Saturday, 5 March 2011

From a William Trevor interview in Paris Review

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I don’t like the Church of England. I feel much more drawn towards Catholicism when I’m in England—not that I’d do anything about it. I always feel that Protestantism in England is strangely connected with the military. All the cathedrals here are full of military honors. It’s part of an establishment with the armed forces; tombs, rolls of honor, that sort of thing. 






Personally the last person I want to know about is myself.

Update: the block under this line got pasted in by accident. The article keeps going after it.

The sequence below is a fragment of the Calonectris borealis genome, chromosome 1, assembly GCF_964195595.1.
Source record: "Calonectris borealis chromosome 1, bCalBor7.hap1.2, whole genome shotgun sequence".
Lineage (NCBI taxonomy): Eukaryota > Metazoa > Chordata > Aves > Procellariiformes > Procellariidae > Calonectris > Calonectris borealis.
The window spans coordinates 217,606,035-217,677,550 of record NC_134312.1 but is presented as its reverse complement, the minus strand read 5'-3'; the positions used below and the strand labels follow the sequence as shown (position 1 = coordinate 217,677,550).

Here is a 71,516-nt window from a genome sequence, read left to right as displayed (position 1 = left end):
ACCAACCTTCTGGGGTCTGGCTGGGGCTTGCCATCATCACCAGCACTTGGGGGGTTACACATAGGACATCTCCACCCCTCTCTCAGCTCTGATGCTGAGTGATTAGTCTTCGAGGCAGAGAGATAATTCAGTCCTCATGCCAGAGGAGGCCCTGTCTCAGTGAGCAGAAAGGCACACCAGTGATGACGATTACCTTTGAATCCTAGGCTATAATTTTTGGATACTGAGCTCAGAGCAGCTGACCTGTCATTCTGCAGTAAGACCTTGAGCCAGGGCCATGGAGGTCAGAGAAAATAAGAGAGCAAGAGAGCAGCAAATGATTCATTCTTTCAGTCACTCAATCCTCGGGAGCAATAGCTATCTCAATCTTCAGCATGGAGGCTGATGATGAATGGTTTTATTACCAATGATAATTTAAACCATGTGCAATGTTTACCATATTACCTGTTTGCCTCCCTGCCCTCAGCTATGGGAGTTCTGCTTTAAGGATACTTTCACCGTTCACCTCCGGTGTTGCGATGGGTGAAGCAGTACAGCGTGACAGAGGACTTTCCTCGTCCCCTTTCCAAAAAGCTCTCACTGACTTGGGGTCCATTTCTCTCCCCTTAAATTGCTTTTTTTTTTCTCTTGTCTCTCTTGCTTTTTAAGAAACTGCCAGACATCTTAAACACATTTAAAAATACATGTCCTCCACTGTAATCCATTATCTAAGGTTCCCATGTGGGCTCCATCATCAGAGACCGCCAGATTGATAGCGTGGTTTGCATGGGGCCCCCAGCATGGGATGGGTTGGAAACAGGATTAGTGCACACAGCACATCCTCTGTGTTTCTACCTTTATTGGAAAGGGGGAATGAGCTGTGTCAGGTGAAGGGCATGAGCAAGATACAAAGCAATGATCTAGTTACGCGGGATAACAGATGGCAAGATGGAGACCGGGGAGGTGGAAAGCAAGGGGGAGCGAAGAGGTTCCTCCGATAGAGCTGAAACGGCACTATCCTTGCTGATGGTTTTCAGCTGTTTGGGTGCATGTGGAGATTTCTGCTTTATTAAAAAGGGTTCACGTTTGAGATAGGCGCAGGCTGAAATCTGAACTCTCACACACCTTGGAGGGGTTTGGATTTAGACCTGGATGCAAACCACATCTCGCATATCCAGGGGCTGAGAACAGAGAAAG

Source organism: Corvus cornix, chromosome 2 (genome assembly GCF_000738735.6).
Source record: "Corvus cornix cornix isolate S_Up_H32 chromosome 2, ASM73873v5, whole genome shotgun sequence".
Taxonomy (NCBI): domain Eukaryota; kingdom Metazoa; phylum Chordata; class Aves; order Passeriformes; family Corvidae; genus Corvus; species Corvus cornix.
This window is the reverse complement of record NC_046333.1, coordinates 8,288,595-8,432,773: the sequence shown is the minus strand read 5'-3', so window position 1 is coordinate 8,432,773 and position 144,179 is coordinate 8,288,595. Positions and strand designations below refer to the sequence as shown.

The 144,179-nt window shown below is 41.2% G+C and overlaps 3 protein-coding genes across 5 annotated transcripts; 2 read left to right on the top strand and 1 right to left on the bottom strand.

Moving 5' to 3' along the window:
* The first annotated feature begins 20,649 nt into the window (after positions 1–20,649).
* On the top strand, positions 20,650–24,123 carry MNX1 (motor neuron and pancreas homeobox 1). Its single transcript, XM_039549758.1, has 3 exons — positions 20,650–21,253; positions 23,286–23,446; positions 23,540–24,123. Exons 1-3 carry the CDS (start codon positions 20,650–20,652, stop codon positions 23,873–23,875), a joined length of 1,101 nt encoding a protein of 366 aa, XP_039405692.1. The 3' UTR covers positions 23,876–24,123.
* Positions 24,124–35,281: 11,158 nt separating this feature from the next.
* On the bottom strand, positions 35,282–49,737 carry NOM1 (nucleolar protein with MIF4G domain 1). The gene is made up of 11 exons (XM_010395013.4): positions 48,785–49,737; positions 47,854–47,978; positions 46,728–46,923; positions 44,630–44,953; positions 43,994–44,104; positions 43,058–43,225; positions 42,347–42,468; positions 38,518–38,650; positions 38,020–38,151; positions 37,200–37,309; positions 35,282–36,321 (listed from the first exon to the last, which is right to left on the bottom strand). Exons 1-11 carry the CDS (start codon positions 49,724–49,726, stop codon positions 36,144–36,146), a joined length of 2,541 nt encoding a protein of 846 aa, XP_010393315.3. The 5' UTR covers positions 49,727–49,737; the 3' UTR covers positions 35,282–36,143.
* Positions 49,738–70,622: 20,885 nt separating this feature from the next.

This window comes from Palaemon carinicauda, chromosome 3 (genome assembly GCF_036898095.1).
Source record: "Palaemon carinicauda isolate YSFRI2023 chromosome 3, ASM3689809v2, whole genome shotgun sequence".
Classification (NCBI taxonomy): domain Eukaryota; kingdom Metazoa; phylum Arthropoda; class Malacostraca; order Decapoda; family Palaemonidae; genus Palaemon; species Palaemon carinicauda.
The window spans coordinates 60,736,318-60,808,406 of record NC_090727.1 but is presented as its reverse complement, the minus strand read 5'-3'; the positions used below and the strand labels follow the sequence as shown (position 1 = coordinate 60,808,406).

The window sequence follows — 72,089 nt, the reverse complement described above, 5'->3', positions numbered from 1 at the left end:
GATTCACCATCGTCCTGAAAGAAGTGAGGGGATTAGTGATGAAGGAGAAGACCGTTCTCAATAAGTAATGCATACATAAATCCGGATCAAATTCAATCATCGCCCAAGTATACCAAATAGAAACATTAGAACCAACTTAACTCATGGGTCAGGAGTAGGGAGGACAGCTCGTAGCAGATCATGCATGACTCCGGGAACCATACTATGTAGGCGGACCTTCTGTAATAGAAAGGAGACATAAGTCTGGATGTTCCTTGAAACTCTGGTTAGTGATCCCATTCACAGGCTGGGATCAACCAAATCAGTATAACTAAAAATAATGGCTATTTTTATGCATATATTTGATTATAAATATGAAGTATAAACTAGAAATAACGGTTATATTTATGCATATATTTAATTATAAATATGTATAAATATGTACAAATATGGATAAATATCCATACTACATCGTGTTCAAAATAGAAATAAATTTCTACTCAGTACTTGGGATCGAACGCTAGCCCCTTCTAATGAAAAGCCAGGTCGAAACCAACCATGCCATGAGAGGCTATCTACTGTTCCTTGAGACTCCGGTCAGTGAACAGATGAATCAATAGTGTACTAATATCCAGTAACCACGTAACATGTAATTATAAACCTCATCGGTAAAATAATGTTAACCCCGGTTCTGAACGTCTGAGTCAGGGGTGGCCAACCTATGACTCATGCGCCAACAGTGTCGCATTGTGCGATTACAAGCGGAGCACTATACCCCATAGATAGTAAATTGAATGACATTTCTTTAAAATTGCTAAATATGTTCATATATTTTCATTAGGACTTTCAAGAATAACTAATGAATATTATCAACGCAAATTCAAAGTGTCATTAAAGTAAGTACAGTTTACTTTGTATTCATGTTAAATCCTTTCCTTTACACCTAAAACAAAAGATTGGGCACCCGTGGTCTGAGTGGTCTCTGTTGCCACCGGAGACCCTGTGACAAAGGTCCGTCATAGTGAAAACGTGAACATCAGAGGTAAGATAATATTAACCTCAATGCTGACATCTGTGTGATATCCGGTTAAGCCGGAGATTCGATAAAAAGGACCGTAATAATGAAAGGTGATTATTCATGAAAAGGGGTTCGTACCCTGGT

It’s a dry quality that you get with English eccentricity at its best; Irish eccentricity is much more outlandish. Crazier. English eccentricity is something you hardly notice until all of a sudden you realize that you’re in the presence of an eccentric mind. It’s not like that at all with an Irish eccentric; you know about it all very easily and quickly. English eccentricity has a suburban quality—it’s like a very neatly trimmed garden in which you suddenly realize that the flower beds aren’t what they seem to be. There’s a kind of well-turned-out quality about English eccentricity, whereas the Irish equivalent is higgledy-piggledy, and sometimes even noisy. The marvel of the English version is that it’s almost secretive. I’ve never quite believed in the obvious English eccentric, the man who comes into the pub every night and is known to be a dear old eccentric. I always suspect that that is probably self-invention. What I do believe in is the person who scarcely knows he’s eccentric at all. Then he says something so extraordinary and you realize he perhaps lives in a world that is untouched by the world you share with him.

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